“Dean, I know you’re worried, scared even… so am I. But you know I’m right. And sitting around Lawrence, well… that’s not gonna help. In fact, you said yourself that the place is like the locus of bad luck for us. Too many bad memories, too many awful things have happened. We can’t think straight there. We can’t see outside the box,” Sam continued, his voice softer, pleading even.

Dean clenched his jaw tightly. He knew his brother was right; he just couldn’t force himself to admit it. Deep inside, he was afraid if he agreed, it would be too much like giving up, like leaving their dad behind. And as much as he never wanted to see Lawrence, Kansas EVER again, every fiber in his being was screaming at him to get back there and dig till his fingers bled if necessary until he found that freakin’ church.

“Dean? Did you hear a word I said?”

“Yeah, Sam, I heard ya’,” he answered noncommittally.

“So where are we going then, Dean?” the younger man queried.

He didn’t have an answer, especially not the one his brother apparently wanted to hear. He only knew that right now he hated the twangy country music that was the only thing that came in on the radio, he hated the cold that seemed to be seeping into the Impala, he hated the barren West Virginia landscape, and he most certainly hated feeling so helpless.

Glancing up as his eyes caught the sudden bright lights at the edge of the dark road, Dean brightened slightly.

“We’re gonna eat,” he proclaimed, slowing the Impala and steering the old Chevy into the truck stop parking lot.

He could feel Sam look at him with disbelief, but Dean didn’t care. Let his brother be angry with him. Sam could get over it or not. Dad was stuck in Stull and they had to find a way to get him out; that was all the older hunter could focus on.

The truck stop was nearly as deserted as the highway they’d just been travelling, with only two semis idling quietly in the lot and just a few customers seated within the restaurant. Heading inside, they were greeted by a vivacious blonde waitress who all but rubbed against Dean the minute he entered. Her blouse was cut low enough to display her ample breasts like melons at a market and her skirt was high enough to barely be worth the effort. She was young, pretty, and asking to be noticed. Dean did, but for once he just didn’t care.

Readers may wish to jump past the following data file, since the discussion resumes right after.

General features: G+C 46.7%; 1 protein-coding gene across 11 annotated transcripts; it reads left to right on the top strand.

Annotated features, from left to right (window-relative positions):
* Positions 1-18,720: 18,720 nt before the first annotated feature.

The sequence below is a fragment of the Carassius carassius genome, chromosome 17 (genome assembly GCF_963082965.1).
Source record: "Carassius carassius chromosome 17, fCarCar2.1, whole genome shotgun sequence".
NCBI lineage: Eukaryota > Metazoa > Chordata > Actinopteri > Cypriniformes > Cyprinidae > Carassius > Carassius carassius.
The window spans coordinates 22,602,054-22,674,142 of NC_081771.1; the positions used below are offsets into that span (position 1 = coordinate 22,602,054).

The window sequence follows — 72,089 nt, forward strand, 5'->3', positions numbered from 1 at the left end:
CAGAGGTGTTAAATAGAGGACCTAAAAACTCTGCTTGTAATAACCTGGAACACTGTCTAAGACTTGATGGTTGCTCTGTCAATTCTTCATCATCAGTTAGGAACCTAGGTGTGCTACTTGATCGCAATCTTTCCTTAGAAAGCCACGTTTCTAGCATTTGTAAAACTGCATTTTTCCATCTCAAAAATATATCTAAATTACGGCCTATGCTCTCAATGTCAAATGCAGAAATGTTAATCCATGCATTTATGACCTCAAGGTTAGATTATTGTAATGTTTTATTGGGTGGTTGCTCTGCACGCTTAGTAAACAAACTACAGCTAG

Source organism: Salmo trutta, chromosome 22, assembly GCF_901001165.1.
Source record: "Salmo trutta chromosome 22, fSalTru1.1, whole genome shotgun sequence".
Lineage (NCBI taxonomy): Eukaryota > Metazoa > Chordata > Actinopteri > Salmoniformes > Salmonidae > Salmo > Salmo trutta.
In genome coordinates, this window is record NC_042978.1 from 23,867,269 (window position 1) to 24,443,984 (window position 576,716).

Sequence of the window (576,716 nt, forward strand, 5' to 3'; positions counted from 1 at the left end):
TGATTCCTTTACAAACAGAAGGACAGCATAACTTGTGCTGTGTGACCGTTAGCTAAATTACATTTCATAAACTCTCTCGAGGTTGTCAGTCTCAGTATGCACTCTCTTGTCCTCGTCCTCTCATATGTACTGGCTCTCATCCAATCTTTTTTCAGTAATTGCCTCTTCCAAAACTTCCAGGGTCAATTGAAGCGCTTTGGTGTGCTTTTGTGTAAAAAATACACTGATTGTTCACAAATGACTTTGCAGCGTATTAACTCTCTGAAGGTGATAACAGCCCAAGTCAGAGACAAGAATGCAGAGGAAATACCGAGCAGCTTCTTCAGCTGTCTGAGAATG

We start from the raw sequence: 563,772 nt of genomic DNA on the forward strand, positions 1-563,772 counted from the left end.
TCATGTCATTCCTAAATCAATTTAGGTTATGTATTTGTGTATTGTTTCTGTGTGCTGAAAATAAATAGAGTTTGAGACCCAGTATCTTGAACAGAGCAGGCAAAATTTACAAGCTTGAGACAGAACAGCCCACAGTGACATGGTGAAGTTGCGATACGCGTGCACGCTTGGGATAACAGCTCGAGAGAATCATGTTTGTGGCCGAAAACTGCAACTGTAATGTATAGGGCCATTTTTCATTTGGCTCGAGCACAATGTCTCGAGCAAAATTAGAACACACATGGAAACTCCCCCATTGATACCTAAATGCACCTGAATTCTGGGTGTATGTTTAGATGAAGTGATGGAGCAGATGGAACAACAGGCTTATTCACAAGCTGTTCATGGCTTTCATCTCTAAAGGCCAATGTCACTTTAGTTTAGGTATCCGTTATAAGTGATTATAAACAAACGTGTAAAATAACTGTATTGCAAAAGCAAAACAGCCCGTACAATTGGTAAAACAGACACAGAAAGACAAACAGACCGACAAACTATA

She broke into a wide smile, jutting out her chest, her hips swaying left and right as she guided them to the nearest booth. Dean still didn’t respond to her overt sexual advances, instead just dropping into the seat and immediately flipping opening the oversized menu.

“What can I get you to drink, Darlin’?” she asked with an overly thick accent.

“Coffee,” Dean answered without looking up.

“And how about you, Good Look’n?” she drawled at Sam next.

The younger Winchester flushed slightly but replied in kind. She gave him a quick wink before bouncing off.

“Wow, mark this day on the calendar,” Sam joked as he unfolded the napkin and set the silverware to the side.

“What are you talking about now?” Dean grumbled, peeking above the top of the menu.

“Dude, I’ve never, in over fifteen years and forty eight states, ever seen you pass up something that looked like THAT!” Sam teased.

Dean glanced in the direction the waitress had gone. “Yeah, so? You make it sound like all I do is chase tail.”

Sam broke into laughter. “Dean, there are several constants in this world. The sun rises, people die, the government taxes and you… go for THAT!”

“Yeah, well whatever. Not tonight. Hand me the laptop,” Dean demanded evenly.

He watched his brother’s face darken, the humor giving way to a scowl. “Dean…”

“Sam, just pass me the damn computer. You want to research from somewhere other than Lawrence, well I don’t need a friggin’ GPS to know we aren’t there,” the elder hunter growled with an angry smirk.

“Fine… here!”

“You boys ready to order?” the buxom waitress interrupted as she set down the beverages. “Everything’s pretty tasty, both on… and off… the menu.”

“I’ll take the special,” Dean snapped as he flipped open the laptop, barely even making eye contact with the blonde and ignoring her blatant offer.

He heard the waitress huff, even caught a petulant eye roll as she scribbled down his order before turning her attention on his brother. Sam was more pleasant, obviously trying to make up for his lack of nicety, and Dean idly wondered how far his brother would go when it came to being civil.

The blonde apparently was now focused on Sam, as evidenced by the casual touch of her fingers against his as she gathered his menu and the smattering of “honeys” and “sugars” she tossed his way before sashaying off to place their order. Dean snickered silently as he stole a quick glance at his brother’s fumbling response and the faint red tone to the younger man’s cheeks after the waitress left.

Quickly returning to the task at hand, Dean’s fingers traced across the built-in mouse as another website flashed up on the screen. The same silence that had permeated the Chevy settled over the booth and despite Sam’s strategically placed sighs, he refused to take the bait, steadfastly concentrating on the information appearing on the computer.

Several minutes passed and their food was delivered, the waitress nearly throwing the plate down in front of him while conversely placing Sam’s Cobb Salad on the table like she was serving a visiting dignitary. Dean toyed with his food with one hand while the other still played at the keyboard. He was hungry, but distracted by the images on the screen, his appetite taking a backseat.

“You gonna eat or stare at that screen all night?” Sam asked, after the waitress walked away.

“You gonna tap that tonight or just dream about it?” Dean replied, nodding in the direction of the blonde.